Anyway, the point is, this is the key issue introduction not of the black suit or of the symbiote, but of Eddie Brock, one of the more famous wearers of the Venom suit and star of the Venom movies.
Amazing Spider-Man #238 (1983)
Forget all that Venom stuff; Spiderman has more to deal with at home. One of Spiderman's key villains, Green Goblin, was introduced all the way back in the 60s. Norman Osborn, the original Green Goblin, died in the 70s and was replaced by his son, Harry Osborn, carrying on the legacy. Harry also perished later on, in the late 70s, but the Goblin-themed villain menagerie for Spiderman was not long left unoccupied.
Enter 1983, and the introduction of an orange-clad goblin villain, Hobgoblin. Under pressure by publishers to bring back the popular Green Goblin character, the current writer of Spider-Man made a compromise. Spiderman would fight a goblin-themed enemy, but it would be someone new. Hobgoblin was invented to fill the role.
Hobgoblin eventually became one of Spiderman's most iconic villains, in part due to a long-running mystery involving who he even was, which didn't come to fruition for a very long time.
So, here's the thing: the value of this issue doesn't necessarily come from Hobgoblin himself or from Spiderman's fame. Instead, it comes from another quirk of comics reaching a wider audience: regional price variants. Specifically, the more valuable version of this comic is also the rarer version with a Canadian price tag. Once again, we're all reminded that rarity, more than almost any other factor, is the primary driving force in a comic's value.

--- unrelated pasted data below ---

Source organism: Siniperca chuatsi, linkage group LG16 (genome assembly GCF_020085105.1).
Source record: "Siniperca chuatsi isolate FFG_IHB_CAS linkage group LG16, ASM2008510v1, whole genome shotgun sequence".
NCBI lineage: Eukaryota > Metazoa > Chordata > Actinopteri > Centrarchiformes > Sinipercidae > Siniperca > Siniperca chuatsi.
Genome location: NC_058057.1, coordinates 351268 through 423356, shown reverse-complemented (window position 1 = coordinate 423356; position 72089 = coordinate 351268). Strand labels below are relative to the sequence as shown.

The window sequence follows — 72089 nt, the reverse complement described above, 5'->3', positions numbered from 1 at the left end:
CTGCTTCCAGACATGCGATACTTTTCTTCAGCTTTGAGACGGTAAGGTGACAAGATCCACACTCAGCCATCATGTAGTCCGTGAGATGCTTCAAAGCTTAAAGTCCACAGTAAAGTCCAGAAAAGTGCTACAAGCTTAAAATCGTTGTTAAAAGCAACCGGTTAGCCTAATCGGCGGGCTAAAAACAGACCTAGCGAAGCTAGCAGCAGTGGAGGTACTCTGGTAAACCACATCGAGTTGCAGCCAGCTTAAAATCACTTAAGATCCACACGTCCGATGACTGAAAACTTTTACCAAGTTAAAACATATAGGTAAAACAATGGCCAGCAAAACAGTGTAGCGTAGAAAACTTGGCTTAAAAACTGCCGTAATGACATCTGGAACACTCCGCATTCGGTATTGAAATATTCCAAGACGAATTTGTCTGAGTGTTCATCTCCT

Batman: The Killing Joke (1988)
Batman has been running for decades by this point, and the Joker has long been one of his most iconic villains, ranging from a clown with goofy schemes to a deadly psychopath with a clown-shaped veneer. This is one of the most iconic issues of the latter, with the Joker paralyzing Barbara Gordon and having a new origin story told for him, one that endures in some versions of the character even to this day.
The Killing Joke is one of Alan Moore's more famous comics, though, of course, he has a wide range of valuable comics as an iconic writer of the time. This comic, along with a few other keys of the era and the early 90s, cemented the shift towards the darker tones and themes that infused the 90s.
Of course, by this point in the 80s, comics were everywhere, and this is by no means a rare book. The price tag of $7,400 is a perfect 10 copy, and copies graded as high as 9.8 are only worth $220 in comparison.
There are, of course, dozens more books in the 80s worth a few hundred to a few thousand dollars. TMNT #2, spin-off books like Raphael, other versions of the first appearance of the black Spiderman suit, or even Mirage's Gobbledygook #1 (which was hand-printed on a photocopier and is pretty easy to forge these days) have a lot of enduring value.
On the other hand, the 80s is when we're firmly entering "not very valuable in general" territory. Where even a mediocre condition copy of a 1960s book can get you tens or hundreds of thousands of dollars, even pristine copies of 1980s books (especially late 1980s) are only a few hundred at most. Many of the entries on this list, even, are deceptive; they're 10/10 grades, or they're exceptional only because their print runs were extremely limited.
Do you have any noteworthy 1980s comics you want to be checked out? Don't worry; we know what to look for and how to tell you which versions are valuable and which ones aren't.
If you want your collection appraised as a whole, or just a few key issues looked into, why not drop us a line? No pressure and no obligations; we just love to chat about comics and help out other collectors.
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While you can probably expect some of the more noteworthy 80s comics to grow in price and popularity, a lot of it will depend on what the next few phases of Marvel movies will do, and that only time will tell.